Neuroleptic
09-03-2008, 04:01 PM
Tornados can form very close together. And they can move over water (called Water Spouts because they toss water in a streem kinda like when you use a water fountan only on a much larger scale) and they can move from water to land (then calling them tornados).

They can appear in groups, and be very close together. Matter of fact, there is one theory that large tornados are several small tornados spinning around a centeral axis. I'v also seen pictures of two or three thin tornados twisted around eachother like DNA strands. There can also be many of them in the same storm, though individual ones are more common.

Strong tornados can even travel up and down hills and into valleys.

Manhattan Kansas found this out this year when a EF4 tornado went all the way through the center of town in a nice big diagonal pattern. I found it rather ammusing how many people where like "OMG! I can't belive we got hit by a tornado because we live in a vally!

My reply to them was, "Dude, we live in Kansas. What did you expect?"

And Hurricanse spawn them like crazy.

Neuroleptic
09-03-2008, 04:04 PM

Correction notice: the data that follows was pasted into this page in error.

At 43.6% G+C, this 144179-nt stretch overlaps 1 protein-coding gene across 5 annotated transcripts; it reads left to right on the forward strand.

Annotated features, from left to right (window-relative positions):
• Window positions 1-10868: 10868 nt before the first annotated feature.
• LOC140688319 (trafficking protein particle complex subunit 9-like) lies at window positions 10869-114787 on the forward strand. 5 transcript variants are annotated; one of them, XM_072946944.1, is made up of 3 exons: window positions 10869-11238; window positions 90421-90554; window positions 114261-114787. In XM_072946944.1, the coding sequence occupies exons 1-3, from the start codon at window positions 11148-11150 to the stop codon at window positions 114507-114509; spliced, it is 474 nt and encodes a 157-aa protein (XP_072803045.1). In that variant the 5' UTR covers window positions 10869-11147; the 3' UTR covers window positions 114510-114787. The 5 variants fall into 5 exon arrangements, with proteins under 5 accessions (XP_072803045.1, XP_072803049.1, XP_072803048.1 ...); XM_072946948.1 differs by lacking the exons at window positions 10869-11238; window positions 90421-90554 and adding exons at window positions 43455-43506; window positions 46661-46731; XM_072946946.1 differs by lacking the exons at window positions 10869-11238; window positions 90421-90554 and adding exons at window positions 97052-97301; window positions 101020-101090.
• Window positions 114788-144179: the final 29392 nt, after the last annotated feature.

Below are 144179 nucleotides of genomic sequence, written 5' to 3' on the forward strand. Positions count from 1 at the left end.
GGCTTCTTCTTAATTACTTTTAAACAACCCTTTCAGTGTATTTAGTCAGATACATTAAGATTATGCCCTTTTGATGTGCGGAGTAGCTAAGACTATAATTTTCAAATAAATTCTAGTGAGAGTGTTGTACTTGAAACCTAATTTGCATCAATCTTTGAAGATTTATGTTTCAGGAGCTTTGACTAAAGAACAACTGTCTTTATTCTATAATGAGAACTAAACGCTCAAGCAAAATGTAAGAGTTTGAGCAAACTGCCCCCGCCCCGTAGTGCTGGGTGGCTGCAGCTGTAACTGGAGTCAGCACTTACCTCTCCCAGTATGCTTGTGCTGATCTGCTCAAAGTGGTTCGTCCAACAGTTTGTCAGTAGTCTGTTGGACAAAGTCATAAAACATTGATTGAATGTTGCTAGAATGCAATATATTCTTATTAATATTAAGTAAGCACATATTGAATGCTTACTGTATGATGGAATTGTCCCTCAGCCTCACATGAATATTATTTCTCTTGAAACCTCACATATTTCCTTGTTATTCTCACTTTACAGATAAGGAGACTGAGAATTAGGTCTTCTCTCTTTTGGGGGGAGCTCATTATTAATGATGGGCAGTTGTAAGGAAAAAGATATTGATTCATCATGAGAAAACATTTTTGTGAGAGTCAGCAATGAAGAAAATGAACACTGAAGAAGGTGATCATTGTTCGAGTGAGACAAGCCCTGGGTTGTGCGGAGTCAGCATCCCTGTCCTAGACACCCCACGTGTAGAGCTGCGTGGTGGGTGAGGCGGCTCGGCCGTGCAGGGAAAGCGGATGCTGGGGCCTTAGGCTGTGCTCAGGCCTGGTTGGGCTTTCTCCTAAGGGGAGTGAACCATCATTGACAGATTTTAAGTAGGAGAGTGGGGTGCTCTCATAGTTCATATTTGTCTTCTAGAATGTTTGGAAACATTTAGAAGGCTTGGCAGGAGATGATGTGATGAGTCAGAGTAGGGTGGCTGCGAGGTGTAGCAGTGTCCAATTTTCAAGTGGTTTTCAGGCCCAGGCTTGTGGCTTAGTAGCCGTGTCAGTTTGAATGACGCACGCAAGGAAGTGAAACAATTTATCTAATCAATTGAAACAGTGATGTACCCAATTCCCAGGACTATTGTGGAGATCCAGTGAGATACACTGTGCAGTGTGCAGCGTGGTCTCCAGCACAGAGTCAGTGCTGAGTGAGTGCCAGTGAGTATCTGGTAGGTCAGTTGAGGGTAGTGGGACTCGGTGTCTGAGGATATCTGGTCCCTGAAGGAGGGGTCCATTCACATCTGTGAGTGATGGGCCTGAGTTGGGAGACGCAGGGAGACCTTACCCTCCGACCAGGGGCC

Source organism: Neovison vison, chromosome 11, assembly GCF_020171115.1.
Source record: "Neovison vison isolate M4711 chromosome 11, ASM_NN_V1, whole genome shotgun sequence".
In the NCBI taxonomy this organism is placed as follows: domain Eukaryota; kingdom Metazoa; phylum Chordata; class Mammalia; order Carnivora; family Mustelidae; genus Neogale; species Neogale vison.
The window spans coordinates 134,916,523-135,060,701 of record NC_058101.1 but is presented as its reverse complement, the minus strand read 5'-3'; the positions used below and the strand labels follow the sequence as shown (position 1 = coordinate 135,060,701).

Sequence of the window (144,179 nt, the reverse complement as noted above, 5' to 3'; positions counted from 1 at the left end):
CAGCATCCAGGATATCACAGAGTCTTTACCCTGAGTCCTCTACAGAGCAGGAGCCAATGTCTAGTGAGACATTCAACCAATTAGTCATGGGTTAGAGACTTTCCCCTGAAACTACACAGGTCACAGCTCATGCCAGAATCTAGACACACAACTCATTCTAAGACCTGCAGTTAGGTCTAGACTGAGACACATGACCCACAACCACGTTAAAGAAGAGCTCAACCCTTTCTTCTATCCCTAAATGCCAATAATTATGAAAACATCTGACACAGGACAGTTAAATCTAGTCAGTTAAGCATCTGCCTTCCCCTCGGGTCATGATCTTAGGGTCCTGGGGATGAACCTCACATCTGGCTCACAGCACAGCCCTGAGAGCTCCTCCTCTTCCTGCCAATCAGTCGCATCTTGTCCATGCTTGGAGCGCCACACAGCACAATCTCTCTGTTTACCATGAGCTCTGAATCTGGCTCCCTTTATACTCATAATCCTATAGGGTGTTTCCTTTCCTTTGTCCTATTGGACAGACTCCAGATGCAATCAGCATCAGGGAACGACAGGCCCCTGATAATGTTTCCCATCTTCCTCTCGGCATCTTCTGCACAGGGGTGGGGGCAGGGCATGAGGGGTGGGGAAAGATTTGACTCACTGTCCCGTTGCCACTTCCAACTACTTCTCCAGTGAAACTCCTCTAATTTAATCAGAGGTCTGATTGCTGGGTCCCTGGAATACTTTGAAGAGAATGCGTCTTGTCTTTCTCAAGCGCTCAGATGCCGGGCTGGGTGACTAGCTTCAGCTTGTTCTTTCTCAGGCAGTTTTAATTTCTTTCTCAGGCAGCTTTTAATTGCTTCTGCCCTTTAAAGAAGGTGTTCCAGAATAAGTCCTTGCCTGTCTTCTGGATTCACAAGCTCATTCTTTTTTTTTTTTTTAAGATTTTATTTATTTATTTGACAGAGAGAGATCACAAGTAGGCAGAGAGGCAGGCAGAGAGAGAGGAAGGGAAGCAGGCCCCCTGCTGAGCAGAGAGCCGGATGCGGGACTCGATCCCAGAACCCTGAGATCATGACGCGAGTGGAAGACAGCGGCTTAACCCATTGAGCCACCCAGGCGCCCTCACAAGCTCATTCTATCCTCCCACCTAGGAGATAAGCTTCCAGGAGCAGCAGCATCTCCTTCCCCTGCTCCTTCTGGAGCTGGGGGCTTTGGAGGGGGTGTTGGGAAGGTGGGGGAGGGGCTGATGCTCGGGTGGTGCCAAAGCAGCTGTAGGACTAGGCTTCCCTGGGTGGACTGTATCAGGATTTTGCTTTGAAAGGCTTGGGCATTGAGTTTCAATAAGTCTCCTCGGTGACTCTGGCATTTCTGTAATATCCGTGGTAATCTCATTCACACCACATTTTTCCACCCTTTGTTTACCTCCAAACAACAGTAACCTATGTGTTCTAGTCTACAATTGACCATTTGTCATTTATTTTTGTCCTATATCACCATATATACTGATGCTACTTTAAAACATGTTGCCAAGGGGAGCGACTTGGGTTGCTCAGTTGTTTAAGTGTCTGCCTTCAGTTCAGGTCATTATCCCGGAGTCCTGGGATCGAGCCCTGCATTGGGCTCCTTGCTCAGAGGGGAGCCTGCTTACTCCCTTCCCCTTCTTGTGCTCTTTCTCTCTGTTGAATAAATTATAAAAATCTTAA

Neuroleptic, I saw where the levees in New Orleans held up fine. Interesting to know your mom's resting place is there. Does your family have much history in N.O.?

Yes. My mom and dads families are both from there and have lived in the area since before the civil war. But after Katrina MOST of them moved away. There are still a few die hards though, who refuse to leave (even temporarily for hurricanes like Katrina).

Jargo
09-03-2008, 04:40 PM
forgive my ignorance. like i said we rarely get any here and when we do they're usually tiny ones that zip down a street only damaging one side and barely damaging stuff at that. we tend to just get mega wind gusts the fiercest at about 100mph.
my house is right in the path of a wind channel so during the winter we get battered and the house shakes. with all the weird weather fronts we've had in recent years though that can happen during the summer too. it's damn scarey and i guess I'd find twisters pretty traumatic.
the wind is the only element that tuly bothers me.
you guys over there have earthquakes and flash fires and twisters to contend with so it's a bit humbling for me.

TeeEye7
09-03-2008, 08:26 PM
;) Here's some info I think an emperor could use:

http://www.nhc.noaa.gov/aboutnames.shtml

bobafrett
09-04-2008, 07:00 AM
Sweet, in 2013, there is already a Hurricane with my name on it!

Jargo
09-04-2008, 09:03 AM
thanks TI. I guess the names are inoccuous to downplay the danger and not cause panic. 'Mighty destroyer of worlds' wouldn't be the best name for one.

can i just ask, to those of you that face hurricanes every year, how do you deal with it? does it play on your mind, are there people who literally barricade themselves inside impenetrable fortress like homes or is there a sort of "meh, sith happens" attitude?